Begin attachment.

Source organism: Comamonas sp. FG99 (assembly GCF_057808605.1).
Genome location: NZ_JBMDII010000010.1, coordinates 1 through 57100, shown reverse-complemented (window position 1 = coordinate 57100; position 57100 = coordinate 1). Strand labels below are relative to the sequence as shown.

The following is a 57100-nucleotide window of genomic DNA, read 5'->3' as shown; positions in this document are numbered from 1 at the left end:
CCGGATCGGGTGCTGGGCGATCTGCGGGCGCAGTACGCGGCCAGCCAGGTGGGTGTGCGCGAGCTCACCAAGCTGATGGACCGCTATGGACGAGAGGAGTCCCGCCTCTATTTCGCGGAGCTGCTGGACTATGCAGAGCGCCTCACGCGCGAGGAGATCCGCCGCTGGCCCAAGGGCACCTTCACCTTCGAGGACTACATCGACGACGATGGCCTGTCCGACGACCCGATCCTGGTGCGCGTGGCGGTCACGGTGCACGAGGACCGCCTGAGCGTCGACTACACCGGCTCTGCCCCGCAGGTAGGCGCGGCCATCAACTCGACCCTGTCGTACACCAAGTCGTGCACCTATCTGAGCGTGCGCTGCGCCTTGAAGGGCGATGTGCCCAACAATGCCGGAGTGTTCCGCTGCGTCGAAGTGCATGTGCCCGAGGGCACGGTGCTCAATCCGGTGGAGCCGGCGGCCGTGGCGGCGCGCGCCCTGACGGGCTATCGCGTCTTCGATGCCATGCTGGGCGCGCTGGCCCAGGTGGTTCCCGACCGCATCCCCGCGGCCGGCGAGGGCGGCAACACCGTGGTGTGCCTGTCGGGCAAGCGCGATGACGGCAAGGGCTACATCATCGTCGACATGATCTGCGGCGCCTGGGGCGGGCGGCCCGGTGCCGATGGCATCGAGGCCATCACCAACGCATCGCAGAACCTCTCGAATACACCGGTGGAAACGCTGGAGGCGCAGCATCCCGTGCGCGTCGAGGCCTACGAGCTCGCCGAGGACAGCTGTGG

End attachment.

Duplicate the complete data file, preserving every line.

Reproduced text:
Source organism: Comamonas sp. FG99 (assembly GCF_057808605.1).
Genome location: NZ_JBMDII010000010.1, coordinates 1 through 57100, shown reverse-complemented (window position 1 = coordinate 57100; position 57100 = coordinate 1). Strand labels below are relative to the sequence as shown.

The following is a 57100-nucleotide window of genomic DNA, read 5'->3' as shown; positions in this document are numbered from 1 at the left end:
CCGGATCGGGTGCTGGGCGATCTGCGGGCGCAGTACGCGGCCAGCCAGGTGGGTGTGCGCGAGCTCACCAAGCTGATGGACCGCTATGGACGAGAGGAGTCCCGCCTCTATTTCGCGGAGCTGCTGGACTATGCAGAGCGCCTCACGCGCGAGGAGATCCGCCGCTGGCCCAAGGGCACCTTCACCTTCGAGGACTACATCGACGACGATGGCCTGTCCGACGACCCGATCCTGGTGCGCGTGGCGGTCACGGTGCACGAGGACCGCCTGAGCGTCGACTACACCGGCTCTGCCCCGCAGGTAGGCGCGGCCATCAACTCGACCCTGTCGTACACCAAGTCGTGCACCTATCTGAGCGTGCGCTGCGCCTTGAAGGGCGATGTGCCCAACAATGCCGGAGTGTTCCGCTGCGTCGAAGTGCATGTGCCCGAGGGCACGGTGCTCAATCCGGTGGAGCCGGCGGCCGTGGCGGCGCGCGCCCTGACGGGCTATCGCGTCTTCGATGCCATGCTGGGCGCGCTGGCCCAGGTGGTTCCCGACCGCATCCCCGCGGCCGGCGAGGGCGGCAACACCGTGGTGTGCCTGTCGGGCAAGCGCGATGACGGCAAGGGCTACATCATCGTCGACATGATCTGCGGCGCCTGGGGCGGGCGGCCCGGTGCCGATGGCATCGAGGCCATCACCAACGCATCGCAGAACCTCTCGAATACACCGGTGGAAACGCTGGAGGCGCAGCATCCCGTGCGCGTCGAGGCCTACGAGCTCGCCGAGGACAGCTGTGG